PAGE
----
"Earth Station indeed," Egan said. "Which we own, even though it's above Earth. And that is in fact going to be a negotiating point."
Rigney furrowed his brow. "What do you mean?" he said.
"We're offering to lease it," Egan said. "The lease strategy was approved this morning, in fact."
"No one told me about it," Rigney said.
"No offense, Abel, but why would anyone tell you?" Egan said. "You're a colonel, not a general."
Rigney pulled at the collar of his uniform. "Stab me again, why don't you, Liz," he said.
"That's not what I meant," Egan said. "I wouldn't know about it, either, except that I'm the liaison, and State needed the CDF to sign off on this. This is an agreement far above both of our pay grades. But it really is a masterstroke, if you think about it."
"Us losing our sole outpost above Earth is a masterstroke?" Rigney said.
"We're not going to lose it," Egan said. "We'll still own it, and mooring rights will be part of any deal. It's a masterstroke because it changes the nature of the game. Right now Earth has no egress into space. We locked up the planet for so long that there's no infrastructure for space travel. They have no stations. They have no spaceports. They hardly have spaceships, for God's sake. It will take them years and a few multiples of their yearly global output to gear up. Now we're offering up the one way into space that's already there. Whoever controls it will control trade, will control space travel, will control the destiny of Earth, at least until everyone else on the planet gets their act together. And you know what that means."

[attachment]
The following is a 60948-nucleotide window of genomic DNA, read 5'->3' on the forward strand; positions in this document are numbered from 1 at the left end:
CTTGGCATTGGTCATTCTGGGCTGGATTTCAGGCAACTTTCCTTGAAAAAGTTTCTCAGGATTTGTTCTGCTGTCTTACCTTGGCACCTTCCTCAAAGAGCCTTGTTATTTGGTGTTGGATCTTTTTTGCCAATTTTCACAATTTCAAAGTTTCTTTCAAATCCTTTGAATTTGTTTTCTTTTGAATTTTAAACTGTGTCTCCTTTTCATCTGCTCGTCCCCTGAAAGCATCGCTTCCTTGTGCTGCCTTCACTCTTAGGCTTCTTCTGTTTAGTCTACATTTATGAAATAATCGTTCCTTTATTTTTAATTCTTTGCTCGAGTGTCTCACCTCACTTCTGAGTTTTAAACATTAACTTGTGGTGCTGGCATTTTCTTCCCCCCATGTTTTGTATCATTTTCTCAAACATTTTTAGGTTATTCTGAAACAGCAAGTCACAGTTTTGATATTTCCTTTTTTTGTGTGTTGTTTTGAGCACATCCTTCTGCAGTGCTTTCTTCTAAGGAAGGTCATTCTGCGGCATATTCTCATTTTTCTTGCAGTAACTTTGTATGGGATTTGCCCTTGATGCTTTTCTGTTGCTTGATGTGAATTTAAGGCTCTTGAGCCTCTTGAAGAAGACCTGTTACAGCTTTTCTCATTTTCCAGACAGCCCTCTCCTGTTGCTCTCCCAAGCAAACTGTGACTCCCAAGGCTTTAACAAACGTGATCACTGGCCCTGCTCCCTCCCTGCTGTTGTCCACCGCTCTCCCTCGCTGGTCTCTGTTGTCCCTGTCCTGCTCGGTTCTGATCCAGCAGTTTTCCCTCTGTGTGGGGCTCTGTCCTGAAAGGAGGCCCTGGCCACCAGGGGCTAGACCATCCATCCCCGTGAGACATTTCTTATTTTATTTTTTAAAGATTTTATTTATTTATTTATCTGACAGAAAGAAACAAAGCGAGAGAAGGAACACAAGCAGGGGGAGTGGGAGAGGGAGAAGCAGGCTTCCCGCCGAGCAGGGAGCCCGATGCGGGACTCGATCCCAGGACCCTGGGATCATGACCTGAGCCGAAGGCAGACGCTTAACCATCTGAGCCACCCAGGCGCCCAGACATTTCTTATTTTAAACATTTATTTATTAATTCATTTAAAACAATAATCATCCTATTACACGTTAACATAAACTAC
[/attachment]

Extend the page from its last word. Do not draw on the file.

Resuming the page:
"It means we make someone else the target and take the heat off of us," Rigney said.
"For starters," Egan said. "And in the immediate time frame also disrupts any united front they may have had going. You said it yourself, Abel. The nations of Earth can't agree about anything except being angry with us. In a single stroke we look apologetic and reasonable, they start fighting among themselves and scrambling to make alliances and deals —"
"And we can pick and choose among the players, play them off against each other and work deals to our advantage," Rigney finished.
"Exactly so," Egan said. "It changes the entire dynamic of the summit."
"Unless they all decide to put aside their petty differences and focus in on us," Rigney said.